Century Marks

Century Marks

Guilt gone

In his 1958 book on guilt and guilt feelings (Schuld und Schudgefühle), Martin Buber said that some religious perspectives on how to deal with guilt are so important they should be shared with the rest of society. These include the Jewish synagogue tradition, the Catholic practice of confession and the Protestant tradition of preaching about the necessity of confessing one’s sins. In its own way each of these traditions teaches that it is possible for a sinner to be free of guilt if that person is willing to walk the long road of remorse, confession, making amends and asking for forgiveness. What was done can’t be undone, but the guilty one doesn’t need to continue to be identified with the sin (Dialog, Summer).

Altar call

The agency that commissions Southern Baptist military chaplains says no Southern Baptist chaplain will be allowed to perform, attend or support a same-sex wedding either on or off base. The guidelines issued by the North American Mission Board were updated in response to the military’s repeal of the “don’t ask, don’t tell” policy and the Supreme Court’s decision this summer to strike down the Defense of Marriage Act. Recently, the Pentagon began allowing gay and lesbian service members who plan to wed to take travel leaves for up to ten days as long as those service members live 100 miles or more away from one of the 13 states that allow same-sex marriages (RNS).

Humor as a virtue

Humor is not only a desirable human trait, it is also a spiritual virtue that shows evidence of a genuine conversion, argues moral theologian John J. Slovikovski. Christ had a sense of humor, and “to be humorous . . . is to be Christlike, and to be Christlike is to be converted.” Slovikovski understands humor to be a form of mirth. Its goal is the “generous allocation of overflowing and redeemed goodness that makes right relationship with Christ as a redeemed, fully human person attractive and cheerful.” Humor must be related to the other virtues. Humor devoid of love “is nothing more than callous, egocentric and existentially costly self-amusement,” says Slovikovski (Theology, July/August).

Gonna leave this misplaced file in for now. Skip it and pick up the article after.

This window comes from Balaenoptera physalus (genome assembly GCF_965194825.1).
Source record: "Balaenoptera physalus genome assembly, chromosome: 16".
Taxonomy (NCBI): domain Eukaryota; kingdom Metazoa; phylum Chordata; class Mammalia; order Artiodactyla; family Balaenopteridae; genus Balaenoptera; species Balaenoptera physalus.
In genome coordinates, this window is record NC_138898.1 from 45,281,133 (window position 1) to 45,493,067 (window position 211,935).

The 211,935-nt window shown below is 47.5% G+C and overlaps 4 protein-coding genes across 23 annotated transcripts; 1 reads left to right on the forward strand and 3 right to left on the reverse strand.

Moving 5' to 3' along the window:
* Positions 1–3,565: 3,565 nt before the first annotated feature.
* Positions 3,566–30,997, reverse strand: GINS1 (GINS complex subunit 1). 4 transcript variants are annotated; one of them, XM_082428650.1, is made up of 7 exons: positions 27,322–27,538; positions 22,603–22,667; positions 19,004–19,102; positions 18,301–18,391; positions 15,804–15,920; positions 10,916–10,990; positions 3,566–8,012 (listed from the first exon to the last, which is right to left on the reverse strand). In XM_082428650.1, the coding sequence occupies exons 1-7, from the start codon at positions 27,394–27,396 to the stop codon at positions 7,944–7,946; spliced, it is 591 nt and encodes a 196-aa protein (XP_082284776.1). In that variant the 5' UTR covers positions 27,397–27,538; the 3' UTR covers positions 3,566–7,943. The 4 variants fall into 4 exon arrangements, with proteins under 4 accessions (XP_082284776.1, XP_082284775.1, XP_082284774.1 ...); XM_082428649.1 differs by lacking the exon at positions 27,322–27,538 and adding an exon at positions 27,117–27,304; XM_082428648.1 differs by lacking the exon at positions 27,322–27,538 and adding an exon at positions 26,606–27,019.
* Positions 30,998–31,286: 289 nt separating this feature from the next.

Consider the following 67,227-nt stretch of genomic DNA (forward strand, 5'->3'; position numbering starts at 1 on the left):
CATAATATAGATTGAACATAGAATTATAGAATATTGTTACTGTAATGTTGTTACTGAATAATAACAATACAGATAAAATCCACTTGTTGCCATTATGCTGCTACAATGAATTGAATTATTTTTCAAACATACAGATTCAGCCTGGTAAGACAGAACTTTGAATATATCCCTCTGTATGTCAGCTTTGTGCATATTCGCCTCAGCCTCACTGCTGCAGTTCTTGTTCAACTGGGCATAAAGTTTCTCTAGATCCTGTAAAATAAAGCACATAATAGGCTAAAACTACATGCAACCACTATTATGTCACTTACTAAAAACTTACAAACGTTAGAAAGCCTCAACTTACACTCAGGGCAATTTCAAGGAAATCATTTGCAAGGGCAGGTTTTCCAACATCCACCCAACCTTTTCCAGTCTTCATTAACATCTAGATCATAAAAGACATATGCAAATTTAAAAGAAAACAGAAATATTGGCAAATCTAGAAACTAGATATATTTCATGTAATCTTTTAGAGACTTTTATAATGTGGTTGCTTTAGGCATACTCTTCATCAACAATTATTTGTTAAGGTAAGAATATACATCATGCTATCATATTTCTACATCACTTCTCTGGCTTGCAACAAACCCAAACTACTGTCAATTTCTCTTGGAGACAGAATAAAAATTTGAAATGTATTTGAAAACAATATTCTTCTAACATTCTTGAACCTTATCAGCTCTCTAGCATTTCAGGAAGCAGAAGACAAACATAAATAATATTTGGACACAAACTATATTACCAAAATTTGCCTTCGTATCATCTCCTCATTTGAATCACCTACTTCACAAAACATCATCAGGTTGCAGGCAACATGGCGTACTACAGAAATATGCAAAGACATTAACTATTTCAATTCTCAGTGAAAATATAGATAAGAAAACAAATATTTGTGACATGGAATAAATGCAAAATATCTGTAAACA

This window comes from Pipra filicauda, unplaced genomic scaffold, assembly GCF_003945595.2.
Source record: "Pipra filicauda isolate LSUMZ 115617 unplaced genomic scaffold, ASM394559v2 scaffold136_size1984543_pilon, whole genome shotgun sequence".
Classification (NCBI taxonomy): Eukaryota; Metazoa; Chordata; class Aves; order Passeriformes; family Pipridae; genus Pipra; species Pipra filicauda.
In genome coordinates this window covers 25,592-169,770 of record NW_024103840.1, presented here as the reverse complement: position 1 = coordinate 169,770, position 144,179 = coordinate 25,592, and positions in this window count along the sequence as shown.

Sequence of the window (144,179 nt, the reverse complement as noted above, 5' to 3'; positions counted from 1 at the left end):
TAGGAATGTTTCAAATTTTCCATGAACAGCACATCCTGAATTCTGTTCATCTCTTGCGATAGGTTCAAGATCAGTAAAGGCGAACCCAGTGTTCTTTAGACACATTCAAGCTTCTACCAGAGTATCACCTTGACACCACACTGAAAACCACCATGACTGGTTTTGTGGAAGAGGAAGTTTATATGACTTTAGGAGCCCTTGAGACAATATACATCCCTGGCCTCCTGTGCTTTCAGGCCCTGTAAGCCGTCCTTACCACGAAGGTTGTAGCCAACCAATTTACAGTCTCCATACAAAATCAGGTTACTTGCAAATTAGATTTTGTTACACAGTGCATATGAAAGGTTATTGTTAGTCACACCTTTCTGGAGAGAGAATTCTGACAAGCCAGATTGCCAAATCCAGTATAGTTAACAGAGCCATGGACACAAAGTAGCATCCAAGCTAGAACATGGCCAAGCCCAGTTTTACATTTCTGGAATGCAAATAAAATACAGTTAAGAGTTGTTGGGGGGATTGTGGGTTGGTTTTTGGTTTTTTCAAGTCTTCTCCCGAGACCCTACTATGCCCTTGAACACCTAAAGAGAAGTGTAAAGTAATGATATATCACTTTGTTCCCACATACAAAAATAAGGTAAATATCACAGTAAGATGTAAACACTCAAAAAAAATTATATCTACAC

Trying harder

In the West, students who are academically successful are considered intelligent, and it is assumed that students who struggle to learn must not be very smart. In Eastern cultures like Japan and China, such struggle is viewed as the necessary ingredient for academic success. Students who are rewarded for effort and persistence are motivated to work harder at academic achievement, regardless of their intelligence (NPR, September 2).

Faith-filled writing

Taking issue with the claim that there is a dearth of mainstream writers who grapple with issues of religious faith, Gregory Wolfe, editor of Image journal, has compiled a list (with input from others) of 25 such writers, including Wendell Berry, Annie Dillard, Patricia Hampl, Ron Hansen, Mary Karr, Julia Kasdorf, Anne Lamott, Paul Mariani, Kathleen Norris, Ann Patchett, Marilynne Robinson, Elizabeth Strout, Christian Wiman and Franz Wright (Patheos, September 9).